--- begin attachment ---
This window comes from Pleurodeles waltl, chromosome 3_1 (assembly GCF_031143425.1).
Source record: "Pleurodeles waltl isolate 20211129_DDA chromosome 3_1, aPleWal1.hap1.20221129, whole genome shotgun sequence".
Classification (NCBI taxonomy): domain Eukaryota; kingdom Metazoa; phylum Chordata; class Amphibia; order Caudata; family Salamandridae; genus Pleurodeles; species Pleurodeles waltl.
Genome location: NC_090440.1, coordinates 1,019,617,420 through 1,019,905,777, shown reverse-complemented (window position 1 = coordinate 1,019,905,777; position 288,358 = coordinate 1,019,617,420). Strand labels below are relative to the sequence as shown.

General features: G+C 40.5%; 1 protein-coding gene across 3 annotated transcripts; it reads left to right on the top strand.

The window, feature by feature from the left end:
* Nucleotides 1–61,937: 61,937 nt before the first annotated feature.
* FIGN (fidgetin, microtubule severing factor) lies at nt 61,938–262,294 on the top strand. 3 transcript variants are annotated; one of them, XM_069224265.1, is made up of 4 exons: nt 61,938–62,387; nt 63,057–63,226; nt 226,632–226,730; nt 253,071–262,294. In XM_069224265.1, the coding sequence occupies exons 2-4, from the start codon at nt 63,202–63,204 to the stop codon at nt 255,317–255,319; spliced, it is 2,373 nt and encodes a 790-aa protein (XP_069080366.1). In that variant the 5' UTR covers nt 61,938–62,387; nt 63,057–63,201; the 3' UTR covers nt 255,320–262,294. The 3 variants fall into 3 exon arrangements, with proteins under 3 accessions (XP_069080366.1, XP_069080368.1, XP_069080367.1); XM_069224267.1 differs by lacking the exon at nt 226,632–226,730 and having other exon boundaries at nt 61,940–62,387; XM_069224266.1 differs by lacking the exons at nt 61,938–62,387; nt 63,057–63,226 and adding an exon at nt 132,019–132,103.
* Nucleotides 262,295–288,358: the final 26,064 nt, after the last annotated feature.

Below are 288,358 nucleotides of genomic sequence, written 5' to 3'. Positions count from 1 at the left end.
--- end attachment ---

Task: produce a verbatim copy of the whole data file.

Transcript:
This window comes from Pleurodeles waltl, chromosome 3_1 (assembly GCF_031143425.1).
Source record: "Pleurodeles waltl isolate 20211129_DDA chromosome 3_1, aPleWal1.hap1.20221129, whole genome shotgun sequence".
Classification (NCBI taxonomy): domain Eukaryota; kingdom Metazoa; phylum Chordata; class Amphibia; order Caudata; family Salamandridae; genus Pleurodeles; species Pleurodeles waltl.
Genome location: NC_090440.1, coordinates 1,019,617,420 through 1,019,905,777, shown reverse-complemented (window position 1 = coordinate 1,019,905,777; position 288,358 = coordinate 1,019,617,420). Strand labels below are relative to the sequence as shown.

General features: G+C 40.5%; 1 protein-coding gene across 3 annotated transcripts; it reads left to right on the top strand.

The window, feature by feature from the left end:
* Nucleotides 1–61,937: 61,937 nt before the first annotated feature.
* FIGN (fidgetin, microtubule severing factor) lies at nt 61,938–262,294 on the top strand. 3 transcript variants are annotated; one of them, XM_069224265.1, is made up of 4 exons: nt 61,938–62,387; nt 63,057–63,226; nt 226,632–226,730; nt 253,071–262,294. In XM_069224265.1, the coding sequence occupies exons 2-4, from the start codon at nt 63,202–63,204 to the stop codon at nt 255,317–255,319; spliced, it is 2,373 nt and encodes a 790-aa protein (XP_069080366.1). In that variant the 5' UTR covers nt 61,938–62,387; nt 63,057–63,201; the 3' UTR covers nt 255,320–262,294. The 3 variants fall into 3 exon arrangements, with proteins under 3 accessions (XP_069080366.1, XP_069080368.1, XP_069080367.1); XM_069224267.1 differs by lacking the exon at nt 226,632–226,730 and having other exon boundaries at nt 61,940–62,387; XM_069224266.1 differs by lacking the exons at nt 61,938–62,387; nt 63,057–63,226 and adding an exon at nt 132,019–132,103.
* Nucleotides 262,295–288,358: the final 26,064 nt, after the last annotated feature.

Below are 288,358 nucleotides of genomic sequence, written 5' to 3'. Positions count from 1 at the left end.